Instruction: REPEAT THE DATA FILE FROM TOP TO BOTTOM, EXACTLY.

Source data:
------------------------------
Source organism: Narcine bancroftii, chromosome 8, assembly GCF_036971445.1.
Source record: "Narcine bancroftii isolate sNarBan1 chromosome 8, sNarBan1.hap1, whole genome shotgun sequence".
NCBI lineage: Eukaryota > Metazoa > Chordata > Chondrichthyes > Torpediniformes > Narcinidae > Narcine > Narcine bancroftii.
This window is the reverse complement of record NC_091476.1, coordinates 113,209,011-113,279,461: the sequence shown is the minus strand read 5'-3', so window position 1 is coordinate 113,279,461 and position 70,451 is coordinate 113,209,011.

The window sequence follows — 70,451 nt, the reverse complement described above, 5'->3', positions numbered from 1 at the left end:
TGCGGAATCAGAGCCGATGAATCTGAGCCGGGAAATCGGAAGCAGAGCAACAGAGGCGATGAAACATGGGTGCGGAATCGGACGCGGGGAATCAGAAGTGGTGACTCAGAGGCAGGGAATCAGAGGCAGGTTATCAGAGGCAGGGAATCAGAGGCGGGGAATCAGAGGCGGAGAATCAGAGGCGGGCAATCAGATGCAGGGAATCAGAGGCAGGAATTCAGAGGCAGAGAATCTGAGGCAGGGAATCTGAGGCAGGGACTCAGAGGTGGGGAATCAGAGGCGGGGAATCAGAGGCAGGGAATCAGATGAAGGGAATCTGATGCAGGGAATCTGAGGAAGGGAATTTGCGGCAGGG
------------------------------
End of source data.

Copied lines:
Source organism: Narcine bancroftii, chromosome 8, assembly GCF_036971445.1.
Source record: "Narcine bancroftii isolate sNarBan1 chromosome 8, sNarBan1.hap1, whole genome shotgun sequence".
NCBI lineage: Eukaryota > Metazoa > Chordata > Chondrichthyes > Torpediniformes > Narcinidae > Narcine > Narcine bancroftii.
This window is the reverse complement of record NC_091476.1, coordinates 113,209,011-113,279,461: the sequence shown is the minus strand read 5'-3', so window position 1 is coordinate 113,279,461 and position 70,451 is coordinate 113,209,011.

The window sequence follows — 70,451 nt, the reverse complement described above, 5'->3', positions numbered from 1 at the left end:
TGCGGAATCAGAGCCGATGAATCTGAGCCGGGAAATCGGAAGCAGAGCAACAGAGGCGATGAAACATGGGTGCGGAATCGGACGCGGGGAATCAGAAGTGGTGACTCAGAGGCAGGGAATCAGAGGCAGGTTATCAGAGGCAGGGAATCAGAGGCGGGGAATCAGAGGCGGAGAATCAGAGGCGGGCAATCAGATGCAGGGAATCAGAGGCAGGAATTCAGAGGCAGAGAATCTGAGGCAGGGAATCTGAGGCAGGGACTCAGAGGTGGGGAATCAGAGGCGGGGAATCAGAGGCAGGGAATCAGATGAAGGGAATCTGATGCAGGGAATCTGAGGAAGGGAATTTGCGGCAGGG